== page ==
I am not a soccer fan. But I’m NOT a not-a-soccer-fan in the way that I’m a not-an-American-football-fan. I actually LIKE soccer.
So while my posts about the Seattle Seahawks and their amazing successes as Super Bowl Champs and crowd-noise world record holders reflect my bemusement at myself for even caring, this post is less of a stretch for me. I’ve always wanted to see a really high-level soccer game, and now I have. True, I would rather be blogging about the women’s World Cup matches going on just north of us this summer. But those are a little harder to get to. The Mate and I have talked about going to a game in Seattle for years, and this past weekend, we finally made it.
But if you’re looking for good sports writing, I’ll have to refer you to SI. This post is more in the realm of cultural anthropology. Here are my field notes:
Evidently Seattle has wealthy donors, and taxpayers, willing to spend quite a bit for a large sports venue–and I do mean LARGE.
Looking north from Century Link Field (now there’s a name that rolls gracefully off the tongue), one sees the Seattle economy is apparently alive and well.
If one didn’t know the team was called the Sounders, one would think we were cheering for the Seattle XBOX. (Is there anther sport which places product names above team names? Maybe NASCAR?)
The Sounders brag about having the highest attendance in Major League Soccer, and that night they posted 41,000. But nearly the entire upper level of Century Link field’s seats was blocked off until football season, which tells you something about the relative popularity of the two sports. And the power of the 12th Man.
The fan base appeared young…some REALLY young. But very prepared.
This major league team sport does not have cheerleaders. Or rather, the crowd is the cheerleader. (Or, to use the British grammar that dominates soccer-speak, “the crowd ARE the cheerleader.)
No one seemed to miss the cheerleaders; most of the crowd stood (and/or danced) the entire game. And the cheers were very British: “Come on, Seattle. Fight and win!” (Seriously.)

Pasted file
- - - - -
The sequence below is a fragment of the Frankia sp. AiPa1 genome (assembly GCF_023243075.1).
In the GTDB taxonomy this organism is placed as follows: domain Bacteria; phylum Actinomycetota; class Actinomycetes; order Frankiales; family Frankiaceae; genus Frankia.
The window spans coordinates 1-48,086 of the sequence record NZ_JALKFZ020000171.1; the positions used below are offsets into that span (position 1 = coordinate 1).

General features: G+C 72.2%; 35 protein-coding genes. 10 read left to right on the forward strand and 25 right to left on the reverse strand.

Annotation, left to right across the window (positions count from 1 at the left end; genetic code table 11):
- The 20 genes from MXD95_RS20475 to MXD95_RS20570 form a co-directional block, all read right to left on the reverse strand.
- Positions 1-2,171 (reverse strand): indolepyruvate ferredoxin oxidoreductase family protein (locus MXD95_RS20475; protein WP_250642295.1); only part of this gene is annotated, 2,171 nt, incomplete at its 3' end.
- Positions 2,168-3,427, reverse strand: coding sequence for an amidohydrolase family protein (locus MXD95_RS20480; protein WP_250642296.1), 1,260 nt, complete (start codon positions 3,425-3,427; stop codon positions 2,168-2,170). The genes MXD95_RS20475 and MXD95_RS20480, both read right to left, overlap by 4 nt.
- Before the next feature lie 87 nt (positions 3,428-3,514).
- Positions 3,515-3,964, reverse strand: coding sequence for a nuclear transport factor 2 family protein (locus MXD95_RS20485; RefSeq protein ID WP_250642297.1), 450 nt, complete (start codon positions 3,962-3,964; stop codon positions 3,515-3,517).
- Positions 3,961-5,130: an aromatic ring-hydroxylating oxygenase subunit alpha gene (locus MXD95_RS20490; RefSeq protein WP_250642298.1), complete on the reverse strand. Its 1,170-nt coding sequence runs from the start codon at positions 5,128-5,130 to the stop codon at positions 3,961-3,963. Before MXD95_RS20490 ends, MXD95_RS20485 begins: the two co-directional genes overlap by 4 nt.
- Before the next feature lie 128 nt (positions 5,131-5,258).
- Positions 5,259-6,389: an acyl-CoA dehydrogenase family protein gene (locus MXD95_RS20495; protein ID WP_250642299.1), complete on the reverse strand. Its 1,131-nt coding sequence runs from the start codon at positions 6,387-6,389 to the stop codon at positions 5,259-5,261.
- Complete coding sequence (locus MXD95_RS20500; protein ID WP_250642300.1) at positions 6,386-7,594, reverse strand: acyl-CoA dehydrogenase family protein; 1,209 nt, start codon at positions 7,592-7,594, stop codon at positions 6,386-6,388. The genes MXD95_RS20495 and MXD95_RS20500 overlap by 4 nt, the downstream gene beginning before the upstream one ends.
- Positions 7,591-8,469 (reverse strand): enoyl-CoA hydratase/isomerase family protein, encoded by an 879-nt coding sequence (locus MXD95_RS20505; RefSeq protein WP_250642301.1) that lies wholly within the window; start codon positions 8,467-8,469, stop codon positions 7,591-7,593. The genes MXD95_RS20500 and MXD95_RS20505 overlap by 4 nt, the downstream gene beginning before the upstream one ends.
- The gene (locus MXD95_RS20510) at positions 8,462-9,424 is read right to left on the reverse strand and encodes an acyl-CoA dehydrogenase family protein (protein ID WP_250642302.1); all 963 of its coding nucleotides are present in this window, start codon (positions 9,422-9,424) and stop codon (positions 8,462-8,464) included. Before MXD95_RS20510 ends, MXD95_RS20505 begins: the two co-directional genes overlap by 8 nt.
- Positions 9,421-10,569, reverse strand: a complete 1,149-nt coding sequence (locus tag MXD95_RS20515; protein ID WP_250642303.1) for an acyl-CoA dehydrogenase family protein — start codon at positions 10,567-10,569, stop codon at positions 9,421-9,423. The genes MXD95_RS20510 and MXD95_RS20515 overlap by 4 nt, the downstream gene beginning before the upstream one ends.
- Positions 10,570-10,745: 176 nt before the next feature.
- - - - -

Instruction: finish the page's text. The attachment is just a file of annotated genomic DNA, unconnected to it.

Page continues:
Cliff Dempsey being the only Sounder I knew by name (since he plays for the U.S. in World Cup action), I focused my camera on him. It turns out I am a terrible sports photographer.
Seattle beat Dallas FC three-nil. That is the only time you’ll hear Americans say “nil.”
To conclude this report, here are my (completely objective) findings:
Reasons why soccer is incredibly appealing to people like me and will therefore never replace American football:
–terrifically fast action with no breaks (Need to use the bathroom or get some more snacks? You’re on your own.)
–no cheerleaders (Standing up and dancing for 90 minutes? Wonderfully energizing. And don’t get me started on cheerleaders.)
–no protective gear, so you can really see those athletic bodies at work (although, seeing some of those header collisions…wow. If that were my kid…)
–the women’s game is just as high-powered and skilled as the men’s.
Reasons why soccer is unappealing to people like me and is therefore growing by leaps and bounds within American culture:
–corporate logos are more important than team names. (Say no more.)
–this sport of running and kicking a ball is much more violent than it looks. (And corrupt. But you already knew that.)
Overall? We had a great evening. Parking and beer cost twice as much as the hot dogs we bought on the street, but hey–someone’s got to pay for that stadium, right? And it was still cheaper than one of those jerseys. So, go XBOX! I mean Sounders!